40 Years of Tennis Coaching Tips

by John H. Dudley

This is an anecdote from "How to Motivate Your Players"
Motivation through athletics brings many rewards. A young man named Billy gave me the best reward of any athlete with whom I have associated.
In Billy's ninth and tenth grade years he didn't pass many classes, he had all D's and F's. He came from a very poor, dysfunctional family. We had a 6th period athletic tennis class in which I had most of my tennis players. In that class was the only ranked player I have ever had, Jack, and he was considerably better than the other players. Billy did not have a class at that time so he would hang around the tennis courts. One day he asked Jack to rally with him as Jack was the only player who brought an extra racket to class. Soon Billy was a permanent visitor and player whenever he could borrow a racket.
When Billy was a junior he asked if he could come out for tennis. I knew about his low grades so I told him he had to pass all of his classes with at least a C if he wanted to play. When we came back to school after summer vacation there was Billy signed up for tennis with all A's and B's. He played on the varsity team, the league champions. He graduated, joined the army and every furlough he visited the Victor Valley High School tennis courts. That is motivation!

My Philosophy of Tennis
Keep the ball in play. 80% of points are won by a missed return. 72% of pros now play a baseline game. Learn a variety of shots - topspin, slice, soft, hard, drop shot and lob. You need all types of shots to vary the pace of the game and to "disrupt" a "hot" opponent. Look for an opponent's weak shots, usually it is the backhand. Serve to the backhand. In pressure situations concentrate on what you want to do - hit to the backhand, hit crosscourt, keep shots low when opponent is at the net. Concentrate on what to do - positive thoughts - not on what will happen if you lose this point - negative thinking.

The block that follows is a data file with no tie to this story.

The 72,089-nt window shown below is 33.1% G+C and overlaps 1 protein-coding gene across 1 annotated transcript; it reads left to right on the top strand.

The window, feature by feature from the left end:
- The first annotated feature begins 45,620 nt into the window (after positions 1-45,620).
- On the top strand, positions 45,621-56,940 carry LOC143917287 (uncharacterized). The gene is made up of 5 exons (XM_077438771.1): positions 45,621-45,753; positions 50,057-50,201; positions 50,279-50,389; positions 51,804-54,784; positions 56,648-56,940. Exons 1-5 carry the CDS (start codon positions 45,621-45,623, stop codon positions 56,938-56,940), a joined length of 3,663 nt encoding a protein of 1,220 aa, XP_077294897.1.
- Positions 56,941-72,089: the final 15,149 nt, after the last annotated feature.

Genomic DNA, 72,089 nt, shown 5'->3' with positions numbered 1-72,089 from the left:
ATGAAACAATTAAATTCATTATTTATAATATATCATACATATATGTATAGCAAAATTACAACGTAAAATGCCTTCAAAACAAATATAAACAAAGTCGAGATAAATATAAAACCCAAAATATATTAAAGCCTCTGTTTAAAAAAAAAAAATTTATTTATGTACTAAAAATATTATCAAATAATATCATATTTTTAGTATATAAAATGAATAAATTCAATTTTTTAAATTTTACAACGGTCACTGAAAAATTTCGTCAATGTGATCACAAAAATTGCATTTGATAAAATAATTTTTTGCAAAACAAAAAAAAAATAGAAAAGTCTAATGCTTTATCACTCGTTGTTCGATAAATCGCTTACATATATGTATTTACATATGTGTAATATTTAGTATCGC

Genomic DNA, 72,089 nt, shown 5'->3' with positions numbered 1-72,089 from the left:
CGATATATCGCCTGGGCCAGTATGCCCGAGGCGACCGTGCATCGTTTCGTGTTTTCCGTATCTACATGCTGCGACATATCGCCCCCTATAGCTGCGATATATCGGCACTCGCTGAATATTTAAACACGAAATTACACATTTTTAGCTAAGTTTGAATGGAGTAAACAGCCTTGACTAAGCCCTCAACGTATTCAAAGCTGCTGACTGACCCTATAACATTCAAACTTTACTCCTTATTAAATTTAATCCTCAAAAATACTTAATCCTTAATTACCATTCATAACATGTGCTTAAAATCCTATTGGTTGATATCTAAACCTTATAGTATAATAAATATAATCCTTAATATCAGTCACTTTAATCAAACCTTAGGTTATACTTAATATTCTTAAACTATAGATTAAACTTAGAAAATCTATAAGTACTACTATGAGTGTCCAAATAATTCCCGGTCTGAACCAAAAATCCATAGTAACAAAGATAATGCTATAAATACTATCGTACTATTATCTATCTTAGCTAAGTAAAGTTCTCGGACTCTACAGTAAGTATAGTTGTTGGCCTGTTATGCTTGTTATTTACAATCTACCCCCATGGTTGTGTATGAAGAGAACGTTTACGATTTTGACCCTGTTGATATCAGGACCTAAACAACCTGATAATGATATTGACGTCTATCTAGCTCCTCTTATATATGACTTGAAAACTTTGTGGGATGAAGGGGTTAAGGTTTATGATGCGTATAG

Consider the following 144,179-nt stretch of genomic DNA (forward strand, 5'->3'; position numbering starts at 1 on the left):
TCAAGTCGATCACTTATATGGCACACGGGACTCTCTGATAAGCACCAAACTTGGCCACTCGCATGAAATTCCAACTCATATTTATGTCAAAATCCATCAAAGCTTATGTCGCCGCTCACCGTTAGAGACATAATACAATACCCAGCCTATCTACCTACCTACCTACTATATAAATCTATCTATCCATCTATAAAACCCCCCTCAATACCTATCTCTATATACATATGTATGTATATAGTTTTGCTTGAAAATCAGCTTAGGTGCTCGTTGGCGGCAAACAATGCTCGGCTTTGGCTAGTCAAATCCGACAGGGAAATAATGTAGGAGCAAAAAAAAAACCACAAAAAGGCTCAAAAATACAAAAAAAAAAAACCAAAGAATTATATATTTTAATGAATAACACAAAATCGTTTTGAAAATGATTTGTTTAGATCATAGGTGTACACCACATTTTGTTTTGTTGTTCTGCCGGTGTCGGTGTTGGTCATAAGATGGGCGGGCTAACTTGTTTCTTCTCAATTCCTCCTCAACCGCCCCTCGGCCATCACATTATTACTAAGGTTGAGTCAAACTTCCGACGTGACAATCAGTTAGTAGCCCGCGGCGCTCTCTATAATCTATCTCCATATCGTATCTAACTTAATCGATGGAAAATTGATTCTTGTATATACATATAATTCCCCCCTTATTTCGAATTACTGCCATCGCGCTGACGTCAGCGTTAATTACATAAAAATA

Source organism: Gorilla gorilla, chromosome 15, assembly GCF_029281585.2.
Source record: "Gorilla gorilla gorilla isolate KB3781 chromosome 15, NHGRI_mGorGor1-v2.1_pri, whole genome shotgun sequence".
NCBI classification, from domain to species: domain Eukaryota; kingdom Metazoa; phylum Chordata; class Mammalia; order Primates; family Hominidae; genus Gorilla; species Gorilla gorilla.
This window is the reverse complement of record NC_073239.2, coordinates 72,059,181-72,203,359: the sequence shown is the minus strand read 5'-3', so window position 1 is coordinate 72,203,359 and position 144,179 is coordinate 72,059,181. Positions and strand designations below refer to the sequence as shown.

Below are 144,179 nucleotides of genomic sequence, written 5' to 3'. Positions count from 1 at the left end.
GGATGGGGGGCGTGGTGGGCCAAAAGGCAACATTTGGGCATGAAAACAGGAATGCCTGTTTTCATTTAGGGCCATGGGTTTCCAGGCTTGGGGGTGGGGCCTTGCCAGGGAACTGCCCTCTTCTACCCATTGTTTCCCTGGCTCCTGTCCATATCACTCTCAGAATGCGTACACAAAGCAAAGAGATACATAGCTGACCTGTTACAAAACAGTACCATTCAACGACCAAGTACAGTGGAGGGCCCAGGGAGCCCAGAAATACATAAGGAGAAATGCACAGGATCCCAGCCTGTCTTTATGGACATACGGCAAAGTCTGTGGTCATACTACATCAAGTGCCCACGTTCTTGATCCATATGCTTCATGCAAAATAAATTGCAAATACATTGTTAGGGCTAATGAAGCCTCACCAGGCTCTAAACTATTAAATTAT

These are great drills for the average tennis team who has no tournament players. They are excellent for bringing beginning players along to more advanced play as you work on form and placement. They emphasize steady play.
Follow the proceeding drills and you will cover all the basic shots as well as have your players lined-up at the end of practice each day by ability. You will need no decision making to identify your starting team. If you go by the end of the practice court positions your team ladder will be set for you. The drills cover the forehand, backhand, serve, volley, lob and overhead, with emphasis on consistency, control and then form.
Drill 1 - Hit from 10 feet as in forehand but with a Backhand Slice grip - tilt racket face slightly up. Use one hand for this as it is a lead-up to a backhand volley and a high slice shot. Hit 30 for one minute or catch 20 with a partner.
Backhand Topspin Preparation
Backhand Topspin
Follow Through

photos taken by Leiann Dudley Ramezany
Backhand Topspin:Leading foot steps out, racket starts to turn over for topspin, eyes are still on the spot where the ball is hit.

Drill 2 - Hit from 36 feet using a topspin grip. Reach out and into the ball pulling up just as contact with the ball is made. Hit for form, 30 shots or for one minute.

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